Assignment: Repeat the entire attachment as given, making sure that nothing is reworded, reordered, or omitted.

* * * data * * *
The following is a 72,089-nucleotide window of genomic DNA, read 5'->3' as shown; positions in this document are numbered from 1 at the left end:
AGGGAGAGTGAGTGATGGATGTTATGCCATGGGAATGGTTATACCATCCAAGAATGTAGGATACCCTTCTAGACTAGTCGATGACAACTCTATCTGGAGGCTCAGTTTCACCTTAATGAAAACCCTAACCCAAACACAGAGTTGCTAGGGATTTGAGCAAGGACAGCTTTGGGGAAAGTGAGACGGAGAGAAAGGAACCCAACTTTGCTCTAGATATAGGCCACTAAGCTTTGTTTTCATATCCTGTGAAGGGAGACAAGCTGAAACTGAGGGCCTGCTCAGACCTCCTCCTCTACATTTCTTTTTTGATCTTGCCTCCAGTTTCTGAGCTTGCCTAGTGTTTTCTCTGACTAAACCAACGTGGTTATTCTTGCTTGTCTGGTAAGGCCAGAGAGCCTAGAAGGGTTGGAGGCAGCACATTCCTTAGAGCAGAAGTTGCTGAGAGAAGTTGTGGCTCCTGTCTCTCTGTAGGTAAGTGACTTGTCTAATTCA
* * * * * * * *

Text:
The following is a 72,089-nucleotide window of genomic DNA, read 5'->3' as shown; positions in this document are numbered from 1 at the left end:
AGGGAGAGTGAGTGATGGATGTTATGCCATGGGAATGGTTATACCATCCAAGAATGTAGGATACCCTTCTAGACTAGTCGATGACAACTCTATCTGGAGGCTCAGTTTCACCTTAATGAAAACCCTAACCCAAACACAGAGTTGCTAGGGATTTGAGCAAGGACAGCTTTGGGGAAAGTGAGACGGAGAGAAAGGAACCCAACTTTGCTCTAGATATAGGCCACTAAGCTTTGTTTTCATATCCTGTGAAGGGAGACAAGCTGAAACTGAGGGCCTGCTCAGACCTCCTCCTCTACATTTCTTTTTTGATCTTGCCTCCAGTTTCTGAGCTTGCCTAGTGTTTTCTCTGACTAAACCAACGTGGTTATTCTTGCTTGTCTGGTAAGGCCAGAGAGCCTAGAAGGGTTGGAGGCAGCACATTCCTTAGAGCAGAAGTTGCTGAGAGAAGTTGTGGCTCCTGTCTCTCTGTAGGTAAGTGACTTGTCTAATTCA